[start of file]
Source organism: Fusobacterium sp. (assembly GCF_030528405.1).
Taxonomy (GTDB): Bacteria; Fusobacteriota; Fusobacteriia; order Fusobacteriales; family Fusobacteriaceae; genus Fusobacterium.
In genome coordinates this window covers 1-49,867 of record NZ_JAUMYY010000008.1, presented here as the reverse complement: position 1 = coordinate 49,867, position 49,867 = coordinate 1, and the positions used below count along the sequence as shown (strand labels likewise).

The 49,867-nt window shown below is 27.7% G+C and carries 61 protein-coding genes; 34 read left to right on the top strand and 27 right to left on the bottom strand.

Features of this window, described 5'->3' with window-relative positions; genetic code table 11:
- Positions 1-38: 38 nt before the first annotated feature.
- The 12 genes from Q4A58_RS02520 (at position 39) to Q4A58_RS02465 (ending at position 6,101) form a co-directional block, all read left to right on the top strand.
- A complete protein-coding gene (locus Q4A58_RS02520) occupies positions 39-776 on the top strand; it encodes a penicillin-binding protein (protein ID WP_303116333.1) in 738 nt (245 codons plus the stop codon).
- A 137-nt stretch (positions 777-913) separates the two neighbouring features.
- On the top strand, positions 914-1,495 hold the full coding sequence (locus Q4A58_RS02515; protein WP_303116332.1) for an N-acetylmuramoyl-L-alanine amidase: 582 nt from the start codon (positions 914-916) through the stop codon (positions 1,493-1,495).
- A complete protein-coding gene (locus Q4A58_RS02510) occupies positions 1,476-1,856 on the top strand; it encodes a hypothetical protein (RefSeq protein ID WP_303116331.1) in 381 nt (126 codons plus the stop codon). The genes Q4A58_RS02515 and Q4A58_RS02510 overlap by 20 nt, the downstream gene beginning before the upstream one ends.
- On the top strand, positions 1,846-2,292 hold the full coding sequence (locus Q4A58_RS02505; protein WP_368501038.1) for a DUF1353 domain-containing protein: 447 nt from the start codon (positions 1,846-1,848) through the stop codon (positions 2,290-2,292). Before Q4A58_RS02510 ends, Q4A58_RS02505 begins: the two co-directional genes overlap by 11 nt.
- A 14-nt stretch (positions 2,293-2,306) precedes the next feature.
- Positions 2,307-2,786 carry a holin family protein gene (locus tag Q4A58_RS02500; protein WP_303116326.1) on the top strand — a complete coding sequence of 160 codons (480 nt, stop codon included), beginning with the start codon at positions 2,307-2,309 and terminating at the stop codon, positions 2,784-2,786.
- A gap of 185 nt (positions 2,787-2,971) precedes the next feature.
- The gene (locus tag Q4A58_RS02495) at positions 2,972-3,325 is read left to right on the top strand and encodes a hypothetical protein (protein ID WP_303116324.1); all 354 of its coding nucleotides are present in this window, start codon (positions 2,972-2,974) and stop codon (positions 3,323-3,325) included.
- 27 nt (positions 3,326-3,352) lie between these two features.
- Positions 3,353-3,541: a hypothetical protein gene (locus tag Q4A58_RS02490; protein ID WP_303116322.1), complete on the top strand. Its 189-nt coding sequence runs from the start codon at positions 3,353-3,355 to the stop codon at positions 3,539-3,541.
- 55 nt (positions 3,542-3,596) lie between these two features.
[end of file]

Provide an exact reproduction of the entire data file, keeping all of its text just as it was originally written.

Source organism: Fusobacterium sp. (assembly GCF_030528405.1).
Taxonomy (GTDB): Bacteria; Fusobacteriota; Fusobacteriia; order Fusobacteriales; family Fusobacteriaceae; genus Fusobacterium.
In genome coordinates this window covers 1-49,867 of record NZ_JAUMYY010000008.1, presented here as the reverse complement: position 1 = coordinate 49,867, position 49,867 = coordinate 1, and the positions used below count along the sequence as shown (strand labels likewise).

The 49,867-nt window shown below is 27.7% G+C and carries 61 protein-coding genes; 34 read left to right on the top strand and 27 right to left on the bottom strand.

Features of this window, described 5'->3' with window-relative positions; genetic code table 11:
- Positions 1-38: 38 nt before the first annotated feature.
- The 12 genes from Q4A58_RS02520 (at position 39) to Q4A58_RS02465 (ending at position 6,101) form a co-directional block, all read left to right on the top strand.
- A complete protein-coding gene (locus Q4A58_RS02520) occupies positions 39-776 on the top strand; it encodes a penicillin-binding protein (protein ID WP_303116333.1) in 738 nt (245 codons plus the stop codon).
- A 137-nt stretch (positions 777-913) separates the two neighbouring features.
- On the top strand, positions 914-1,495 hold the full coding sequence (locus Q4A58_RS02515; protein WP_303116332.1) for an N-acetylmuramoyl-L-alanine amidase: 582 nt from the start codon (positions 914-916) through the stop codon (positions 1,493-1,495).
- A complete protein-coding gene (locus Q4A58_RS02510) occupies positions 1,476-1,856 on the top strand; it encodes a hypothetical protein (RefSeq protein ID WP_303116331.1) in 381 nt (126 codons plus the stop codon). The genes Q4A58_RS02515 and Q4A58_RS02510 overlap by 20 nt, the downstream gene beginning before the upstream one ends.
- On the top strand, positions 1,846-2,292 hold the full coding sequence (locus Q4A58_RS02505; protein WP_368501038.1) for a DUF1353 domain-containing protein: 447 nt from the start codon (positions 1,846-1,848) through the stop codon (positions 2,290-2,292). Before Q4A58_RS02510 ends, Q4A58_RS02505 begins: the two co-directional genes overlap by 11 nt.
- A 14-nt stretch (positions 2,293-2,306) precedes the next feature.
- Positions 2,307-2,786 carry a holin family protein gene (locus tag Q4A58_RS02500; protein WP_303116326.1) on the top strand — a complete coding sequence of 160 codons (480 nt, stop codon included), beginning with the start codon at positions 2,307-2,309 and terminating at the stop codon, positions 2,784-2,786.
- A gap of 185 nt (positions 2,787-2,971) precedes the next feature.
- The gene (locus tag Q4A58_RS02495) at positions 2,972-3,325 is read left to right on the top strand and encodes a hypothetical protein (protein ID WP_303116324.1); all 354 of its coding nucleotides are present in this window, start codon (positions 2,972-2,974) and stop codon (positions 3,323-3,325) included.
- 27 nt (positions 3,326-3,352) lie between these two features.
- Positions 3,353-3,541: a hypothetical protein gene (locus tag Q4A58_RS02490; protein ID WP_303116322.1), complete on the top strand. Its 189-nt coding sequence runs from the start codon at positions 3,353-3,355 to the stop codon at positions 3,539-3,541.
- 55 nt (positions 3,542-3,596) lie between these two features.